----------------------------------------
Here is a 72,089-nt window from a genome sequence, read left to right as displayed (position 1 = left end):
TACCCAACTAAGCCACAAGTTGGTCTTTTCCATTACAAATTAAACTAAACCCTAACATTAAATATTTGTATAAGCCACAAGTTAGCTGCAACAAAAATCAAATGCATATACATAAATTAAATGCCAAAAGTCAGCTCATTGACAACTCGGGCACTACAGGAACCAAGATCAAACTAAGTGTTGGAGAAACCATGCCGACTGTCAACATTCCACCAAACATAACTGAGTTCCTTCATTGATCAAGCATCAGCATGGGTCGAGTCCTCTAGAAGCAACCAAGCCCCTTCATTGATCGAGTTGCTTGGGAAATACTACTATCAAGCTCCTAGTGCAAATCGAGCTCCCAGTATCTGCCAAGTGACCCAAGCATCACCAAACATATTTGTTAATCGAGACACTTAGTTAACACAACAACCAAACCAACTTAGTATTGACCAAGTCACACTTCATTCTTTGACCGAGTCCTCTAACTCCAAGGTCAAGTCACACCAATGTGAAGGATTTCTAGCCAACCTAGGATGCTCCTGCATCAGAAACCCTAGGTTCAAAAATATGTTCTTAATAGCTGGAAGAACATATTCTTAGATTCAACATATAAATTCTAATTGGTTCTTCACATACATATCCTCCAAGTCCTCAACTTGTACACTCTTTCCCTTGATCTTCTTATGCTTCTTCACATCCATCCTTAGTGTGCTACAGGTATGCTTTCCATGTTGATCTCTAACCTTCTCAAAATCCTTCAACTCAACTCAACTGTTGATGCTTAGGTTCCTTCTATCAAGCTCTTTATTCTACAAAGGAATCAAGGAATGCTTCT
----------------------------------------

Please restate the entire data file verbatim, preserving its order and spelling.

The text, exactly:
Here is a 72,089-nt window from a genome sequence, read left to right as displayed (position 1 = left end):
TACCCAACTAAGCCACAAGTTGGTCTTTTCCATTACAAATTAAACTAAACCCTAACATTAAATATTTGTATAAGCCACAAGTTAGCTGCAACAAAAATCAAATGCATATACATAAATTAAATGCCAAAAGTCAGCTCATTGACAACTCGGGCACTACAGGAACCAAGATCAAACTAAGTGTTGGAGAAACCATGCCGACTGTCAACATTCCACCAAACATAACTGAGTTCCTTCATTGATCAAGCATCAGCATGGGTCGAGTCCTCTAGAAGCAACCAAGCCCCTTCATTGATCGAGTTGCTTGGGAAATACTACTATCAAGCTCCTAGTGCAAATCGAGCTCCCAGTATCTGCCAAGTGACCCAAGCATCACCAAACATATTTGTTAATCGAGACACTTAGTTAACACAACAACCAAACCAACTTAGTATTGACCAAGTCACACTTCATTCTTTGACCGAGTCCTCTAACTCCAAGGTCAAGTCACACCAATGTGAAGGATTTCTAGCCAACCTAGGATGCTCCTGCATCAGAAACCCTAGGTTCAAAAATATGTTCTTAATAGCTGGAAGAACATATTCTTAGATTCAACATATAAATTCTAATTGGTTCTTCACATACATATCCTCCAAGTCCTCAACTTGTACACTCTTTCCCTTGATCTTCTTATGCTTCTTCACATCCATCCTTAGTGTGCTACAGGTATGCTTTCCATGTTGATCTCTAACCTTCTCAAAATCCTTCAACTCAACTCAACTGTTGATGCTTAGGTTCCTTCTATCAAGCTCTTTATTCTACAAAGGAATCAAGGAATGCTTCT